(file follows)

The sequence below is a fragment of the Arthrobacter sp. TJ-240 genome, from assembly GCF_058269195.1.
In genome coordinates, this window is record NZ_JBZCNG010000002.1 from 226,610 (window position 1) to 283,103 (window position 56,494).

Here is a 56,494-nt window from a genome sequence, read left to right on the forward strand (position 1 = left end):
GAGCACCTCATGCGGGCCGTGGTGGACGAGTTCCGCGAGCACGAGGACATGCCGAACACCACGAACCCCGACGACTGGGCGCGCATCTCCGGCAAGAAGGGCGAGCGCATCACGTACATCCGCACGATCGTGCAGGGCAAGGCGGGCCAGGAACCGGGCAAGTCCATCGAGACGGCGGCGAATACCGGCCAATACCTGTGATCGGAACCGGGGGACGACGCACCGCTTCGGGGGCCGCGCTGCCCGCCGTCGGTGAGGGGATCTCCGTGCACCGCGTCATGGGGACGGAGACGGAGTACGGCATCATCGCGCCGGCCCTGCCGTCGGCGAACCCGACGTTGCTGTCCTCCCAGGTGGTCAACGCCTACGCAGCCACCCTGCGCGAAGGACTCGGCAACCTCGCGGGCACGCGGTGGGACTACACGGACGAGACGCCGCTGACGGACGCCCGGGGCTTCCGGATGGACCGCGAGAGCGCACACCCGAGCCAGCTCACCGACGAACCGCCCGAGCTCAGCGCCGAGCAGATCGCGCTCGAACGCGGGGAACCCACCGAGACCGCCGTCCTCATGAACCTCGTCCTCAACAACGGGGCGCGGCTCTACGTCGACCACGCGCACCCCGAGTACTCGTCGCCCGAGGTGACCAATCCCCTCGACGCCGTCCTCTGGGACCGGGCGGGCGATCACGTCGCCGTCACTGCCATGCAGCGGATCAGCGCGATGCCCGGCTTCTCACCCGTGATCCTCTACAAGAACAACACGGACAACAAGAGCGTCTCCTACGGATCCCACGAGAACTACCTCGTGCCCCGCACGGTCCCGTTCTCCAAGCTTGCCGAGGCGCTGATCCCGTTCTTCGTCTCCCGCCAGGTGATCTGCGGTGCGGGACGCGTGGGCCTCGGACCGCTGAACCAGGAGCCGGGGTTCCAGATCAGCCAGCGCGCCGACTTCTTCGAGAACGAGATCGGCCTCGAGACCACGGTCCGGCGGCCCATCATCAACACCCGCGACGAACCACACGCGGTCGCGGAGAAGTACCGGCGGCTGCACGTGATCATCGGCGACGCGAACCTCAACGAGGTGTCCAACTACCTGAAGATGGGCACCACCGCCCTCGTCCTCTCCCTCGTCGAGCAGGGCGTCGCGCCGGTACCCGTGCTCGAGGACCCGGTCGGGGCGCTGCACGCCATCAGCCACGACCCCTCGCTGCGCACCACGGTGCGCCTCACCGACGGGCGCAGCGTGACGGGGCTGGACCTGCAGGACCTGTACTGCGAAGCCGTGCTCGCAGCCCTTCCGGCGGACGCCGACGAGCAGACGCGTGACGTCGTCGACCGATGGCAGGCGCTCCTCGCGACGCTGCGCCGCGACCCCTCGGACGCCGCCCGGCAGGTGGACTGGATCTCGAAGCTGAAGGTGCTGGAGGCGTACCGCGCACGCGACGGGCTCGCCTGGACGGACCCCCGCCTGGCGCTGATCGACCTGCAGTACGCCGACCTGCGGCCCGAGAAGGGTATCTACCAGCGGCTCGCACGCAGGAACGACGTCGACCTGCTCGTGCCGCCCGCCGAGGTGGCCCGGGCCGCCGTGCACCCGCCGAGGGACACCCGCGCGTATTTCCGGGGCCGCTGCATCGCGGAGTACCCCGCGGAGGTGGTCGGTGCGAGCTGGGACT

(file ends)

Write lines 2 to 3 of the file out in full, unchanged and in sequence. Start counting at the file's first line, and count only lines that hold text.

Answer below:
In genome coordinates, this window is record NZ_JBZCNG010000002.1 from 226,610 (window position 1) to 283,103 (window position 56,494).

Here is a 56,494-nt window from a genome sequence, read left to right on the forward strand (position 1 = left end):